NNPC has struggled to keep its refineries operating profitably. According to the research, the refineries were out of operation throughout 2020, adding that the last time the refineries were in operation was July 2019. NNPC’s ailing refineries, led by Kaduna Refining and Petrochemical Company, wiped out a total of N100.03bn from the corporation’s revenue in 2020, despite past announcements of investments in turnaround maintenance.
“Also, despite announcing a deal to boost PHRC’s performance through a colocation agreement with Maire Tecnimont SPA a few years ago, the Federal Executive Council recently approved another $1.5bn for a rehabilitation exercise of the PHRC,” Adejoke said.
Most of the participants were curious to know how NNPC got to make a significant profit in a peculiar year like 2020. Can Nigeria have a functional refinery without depending so much on the international market? Is there a transitional mechanism NNPC is employing to make them pay more attention to sustainability, especially considering the energy transition that is currently ongoing? These and many more were the questions asked.
According to one of the participants, NNPC needs to demystify misconceptions about its operations in a public forum. “It is good that we have started having conversations around the work NNPC is doing. Audited reports are now in the open, and citizens can directly engage, which creates a forum for transparency and accountability. With the PIA, there will be a transformation within the NNPC. How do we block expenditure and revenue leakages?” he added.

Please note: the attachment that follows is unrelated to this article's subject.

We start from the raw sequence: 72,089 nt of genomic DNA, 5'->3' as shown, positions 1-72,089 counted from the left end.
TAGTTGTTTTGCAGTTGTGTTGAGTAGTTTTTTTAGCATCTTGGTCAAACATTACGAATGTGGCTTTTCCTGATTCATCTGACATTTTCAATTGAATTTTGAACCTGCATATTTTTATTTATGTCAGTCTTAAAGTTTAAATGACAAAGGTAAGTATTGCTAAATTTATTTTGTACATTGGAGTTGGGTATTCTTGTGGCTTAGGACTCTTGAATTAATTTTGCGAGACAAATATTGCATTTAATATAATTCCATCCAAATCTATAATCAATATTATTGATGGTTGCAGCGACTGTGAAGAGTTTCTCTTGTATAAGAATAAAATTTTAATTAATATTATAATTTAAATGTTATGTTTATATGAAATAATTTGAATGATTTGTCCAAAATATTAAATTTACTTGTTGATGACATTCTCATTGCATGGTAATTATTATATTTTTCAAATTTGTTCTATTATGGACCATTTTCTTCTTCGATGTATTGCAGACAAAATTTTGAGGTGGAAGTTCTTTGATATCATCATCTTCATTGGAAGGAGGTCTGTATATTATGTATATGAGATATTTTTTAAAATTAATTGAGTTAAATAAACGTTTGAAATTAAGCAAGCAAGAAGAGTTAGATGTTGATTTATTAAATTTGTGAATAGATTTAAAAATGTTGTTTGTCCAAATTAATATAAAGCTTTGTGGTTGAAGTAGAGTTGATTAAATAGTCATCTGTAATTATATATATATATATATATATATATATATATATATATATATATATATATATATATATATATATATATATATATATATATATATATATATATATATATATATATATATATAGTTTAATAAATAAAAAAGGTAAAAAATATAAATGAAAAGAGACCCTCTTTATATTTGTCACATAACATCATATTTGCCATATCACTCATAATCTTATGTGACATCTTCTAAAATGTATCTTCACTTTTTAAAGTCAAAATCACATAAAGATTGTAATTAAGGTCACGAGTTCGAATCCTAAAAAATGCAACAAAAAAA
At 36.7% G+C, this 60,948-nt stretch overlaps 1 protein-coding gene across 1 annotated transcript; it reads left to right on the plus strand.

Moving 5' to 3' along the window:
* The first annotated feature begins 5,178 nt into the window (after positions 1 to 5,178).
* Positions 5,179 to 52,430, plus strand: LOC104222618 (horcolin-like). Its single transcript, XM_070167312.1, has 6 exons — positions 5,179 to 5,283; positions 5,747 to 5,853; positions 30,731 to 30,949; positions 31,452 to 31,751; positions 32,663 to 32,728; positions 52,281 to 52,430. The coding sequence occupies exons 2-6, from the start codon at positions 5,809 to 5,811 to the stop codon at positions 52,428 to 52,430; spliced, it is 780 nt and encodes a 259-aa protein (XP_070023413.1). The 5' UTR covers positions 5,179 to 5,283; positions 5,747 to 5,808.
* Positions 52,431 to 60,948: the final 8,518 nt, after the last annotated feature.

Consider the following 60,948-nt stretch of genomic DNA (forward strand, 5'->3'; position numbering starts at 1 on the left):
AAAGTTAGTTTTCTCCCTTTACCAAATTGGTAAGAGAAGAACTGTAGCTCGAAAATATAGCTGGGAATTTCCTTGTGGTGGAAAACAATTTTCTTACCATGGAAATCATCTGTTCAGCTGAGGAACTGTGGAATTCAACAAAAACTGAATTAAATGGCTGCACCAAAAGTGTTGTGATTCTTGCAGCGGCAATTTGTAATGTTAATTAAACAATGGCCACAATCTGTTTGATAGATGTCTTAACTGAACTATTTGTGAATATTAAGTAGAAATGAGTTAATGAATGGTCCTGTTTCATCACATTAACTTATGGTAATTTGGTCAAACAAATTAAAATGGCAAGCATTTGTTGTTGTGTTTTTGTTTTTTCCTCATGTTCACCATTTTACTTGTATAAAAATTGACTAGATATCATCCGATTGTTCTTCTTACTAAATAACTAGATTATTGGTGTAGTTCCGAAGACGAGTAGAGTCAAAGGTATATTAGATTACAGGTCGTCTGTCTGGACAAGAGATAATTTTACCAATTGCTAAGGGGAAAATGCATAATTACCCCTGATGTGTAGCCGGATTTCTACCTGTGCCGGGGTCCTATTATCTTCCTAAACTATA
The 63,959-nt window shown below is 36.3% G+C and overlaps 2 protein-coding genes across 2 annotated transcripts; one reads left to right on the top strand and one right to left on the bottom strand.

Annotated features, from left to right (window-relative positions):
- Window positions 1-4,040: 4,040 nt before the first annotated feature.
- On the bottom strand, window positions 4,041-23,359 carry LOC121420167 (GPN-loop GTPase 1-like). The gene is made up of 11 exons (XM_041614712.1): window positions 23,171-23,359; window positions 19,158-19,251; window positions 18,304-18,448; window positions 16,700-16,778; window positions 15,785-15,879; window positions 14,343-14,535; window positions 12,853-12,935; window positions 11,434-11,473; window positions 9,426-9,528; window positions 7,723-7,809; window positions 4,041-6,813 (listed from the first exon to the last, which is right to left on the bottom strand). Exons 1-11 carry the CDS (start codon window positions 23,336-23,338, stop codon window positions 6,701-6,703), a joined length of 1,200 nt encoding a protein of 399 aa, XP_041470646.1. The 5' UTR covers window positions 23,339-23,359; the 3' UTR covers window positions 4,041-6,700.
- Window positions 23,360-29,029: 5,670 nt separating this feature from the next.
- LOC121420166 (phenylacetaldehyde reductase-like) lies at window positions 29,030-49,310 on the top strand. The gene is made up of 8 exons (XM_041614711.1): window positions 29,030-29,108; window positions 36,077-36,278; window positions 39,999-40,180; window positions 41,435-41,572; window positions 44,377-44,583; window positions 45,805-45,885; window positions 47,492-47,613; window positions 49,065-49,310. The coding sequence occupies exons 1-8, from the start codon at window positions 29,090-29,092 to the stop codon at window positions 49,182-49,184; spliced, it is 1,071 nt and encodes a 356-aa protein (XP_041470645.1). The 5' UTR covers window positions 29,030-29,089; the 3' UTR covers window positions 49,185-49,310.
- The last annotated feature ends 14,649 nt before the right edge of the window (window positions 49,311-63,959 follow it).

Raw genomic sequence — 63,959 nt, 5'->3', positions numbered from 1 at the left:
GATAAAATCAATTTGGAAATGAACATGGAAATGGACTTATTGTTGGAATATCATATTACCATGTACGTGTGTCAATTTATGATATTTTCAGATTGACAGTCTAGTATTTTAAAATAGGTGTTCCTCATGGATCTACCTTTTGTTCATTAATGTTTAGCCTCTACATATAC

In her response to some of the questions asked by participants, Mrs Eyesan stated that looking at crude oil production in 2020 – OPEC did a mandatory cut back on production. NNPC stepped in immediately to revise its budget by the end of March to April due to the global oil price crash. “We had to cut back production because of the restriction. We spent money to ramp up production, but we also spent money to unwind processes for cut back. We want to see production increase, but we are limited by OPEC’s restriction by now,” said Mrs Eyesan.
Clearing the air on how NNPC declared profit amid the Covid-19 pandemic, she said NNPC swung into action after the pandemic. They had to cut costs and manage their cost profile, limited spending drastically, renegotiated contracts and also blocked leakages. NNPC commenced automation of most of their processes, and the pandemic sped up these processes.
As regards the refineries – NNPC is concerned it is still spending money on the refineries. “They were not built to be idle; we want to meet our domestic needs and export.” She said
Unfortunately, NNPC failed in this regard. Now, we are evaluating whether there is an opportunity for rehabilitation. We are working to clean out the docks.
The Technical Director of NEITI, Dr Dieter Ahmed Bassi, who represented the Executive Secretary of NEITI, Dr Orji Ogbonnaya Orji, noted that the declaration of profit by the NNPC in a year when the global economy was affected by the Covid-19 pandemic was a remarkable feat. He added that the NEITI 2020 audit reports would be published in October to drive more insights into progress made.